Beauty brands are being tipped to join the non-fungible token (NFT) bandwagon to forge closer bonds with their most loyal customers, something that is becoming increasingly difficult to do today, according to a Web 3 expert.
NFTs are digital assets that are certified and traded on a blockchain. The underlying concept of NFTs is the proof of ownership of something irreplicable. In other words, NFTs “verify that something is authentic and scarce,” said Brent Annells, chief marketing officer at Smart Token Labs, a Web3 tech firm.
Smart Token Labs recently supported Swiss luxury skin care brand La Prairie’s with its first NFT drop in collaboration with digital artist Carla Chan.
Annells explained that brands like La Prairie have begun to explore the NFTs as a means of reaching out to their consumer base.
“We’re coming into this phase of NFT 2.0. So far, it’s been about profile pictures and generative art around them and that has created new communities and built some brands out of it. Out of a thousand NFT projects, there will be a handful that emerge as brands that have got real communities around them – like Bored Ape Yacht Club.
“I think the second wave is sort of like the intersection between much more mainstream brands doing things with the tech. And I think at the heart of it, they're going to use the tech to get closer to their customers.”
The reality is that it is getting more challenging for brands to reach out and engage their consumer. For instance, things like Facebook or Instagram advertising are getting more expensive, and brands must compete with hundreds, if not thousands, of other brands vying for the consumers’ limited attention.
“Having that connection to your customers is getting harder and harder all the time. The problem for brands is that their connection points to their customers are through these centralised points. So other platforms sort of own all the mindshare and timeshare with their customers,” said Annells.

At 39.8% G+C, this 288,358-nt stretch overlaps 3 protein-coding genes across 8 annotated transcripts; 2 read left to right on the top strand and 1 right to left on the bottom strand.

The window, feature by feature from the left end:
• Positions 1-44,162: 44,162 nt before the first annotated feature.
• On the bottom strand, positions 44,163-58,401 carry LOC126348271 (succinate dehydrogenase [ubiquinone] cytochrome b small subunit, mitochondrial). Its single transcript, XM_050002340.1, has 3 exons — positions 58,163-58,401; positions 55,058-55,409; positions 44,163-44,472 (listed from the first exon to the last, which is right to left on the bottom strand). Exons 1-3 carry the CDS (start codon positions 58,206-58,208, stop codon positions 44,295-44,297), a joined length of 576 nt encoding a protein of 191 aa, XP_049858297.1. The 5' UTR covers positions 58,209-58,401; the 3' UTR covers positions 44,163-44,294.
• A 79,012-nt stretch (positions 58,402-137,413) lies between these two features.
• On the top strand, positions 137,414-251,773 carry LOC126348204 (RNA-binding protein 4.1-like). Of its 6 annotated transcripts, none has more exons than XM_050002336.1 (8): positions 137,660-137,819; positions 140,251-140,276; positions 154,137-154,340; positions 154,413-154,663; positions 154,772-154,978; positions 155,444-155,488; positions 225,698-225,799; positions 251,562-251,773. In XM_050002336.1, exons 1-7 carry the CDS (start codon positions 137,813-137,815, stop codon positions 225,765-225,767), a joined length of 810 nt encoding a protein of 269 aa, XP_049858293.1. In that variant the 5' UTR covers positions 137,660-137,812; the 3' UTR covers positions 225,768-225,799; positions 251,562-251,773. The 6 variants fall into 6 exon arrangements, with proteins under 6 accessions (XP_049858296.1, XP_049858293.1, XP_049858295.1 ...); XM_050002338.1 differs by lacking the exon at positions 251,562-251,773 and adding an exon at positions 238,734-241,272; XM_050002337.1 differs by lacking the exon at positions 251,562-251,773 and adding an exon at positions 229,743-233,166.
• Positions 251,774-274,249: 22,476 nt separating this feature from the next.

Brands can use NFT technology to enable exclusive perks to reinforce that connection with their “super fans”.
“Brands will enable surprise and delight experiences – stuff they would do for loyalty and reward programmes, but things that are quite amazing for their most rabid fans,” said Annells.
In the case of La Prairie, it collaborated with Chan to release Space Beyond. The collection consists of 365 + 1 editions of unique, forever-changing artworks generated in real-time with weather and demographic data. Each artwork represents a day in the year of the 31 most populated cities across the globe.
What is critical is brands must stay true to themselves, said Annells. He advised that brands should not dabble in NFTs just for the sake of it or go after an audience that is outside of their consumer base.
“The mistake potentially is when you go outside of where you already are. The smart players think about how NFTs can enable something amazing for their own customers, current brand ambassadors, and current brand custodians and build out from there.
“The mistake is you try and do something you’re not. If you suddenly jump into the middle of a crypto native community that you don’t have any real connection to and just impose your brand, it’s kind of like the parent turning up at the school disco – it’s just not cool.”
A possible future
As this technology evolves, Annells that these tokens could determine how consumers interact with brands.
“What’s going to happen through time – and we’re still seeing all of these play out so its not totally clear how it’s going to play out – but part of our belief is that everybody is going to have a digital wallet, and it's going to be full of tokens. Through time, these tokens are almost going to become like reverse cookies.
“They express who you are, what you've own, what rights and permissions you have, and how you're willing to interact with brands. So, if you as a brand, are able to create something for a customer that already has an affinity to your brand - and that's in their wallet, then suddenly you've got a completely new touchpoint to them.”
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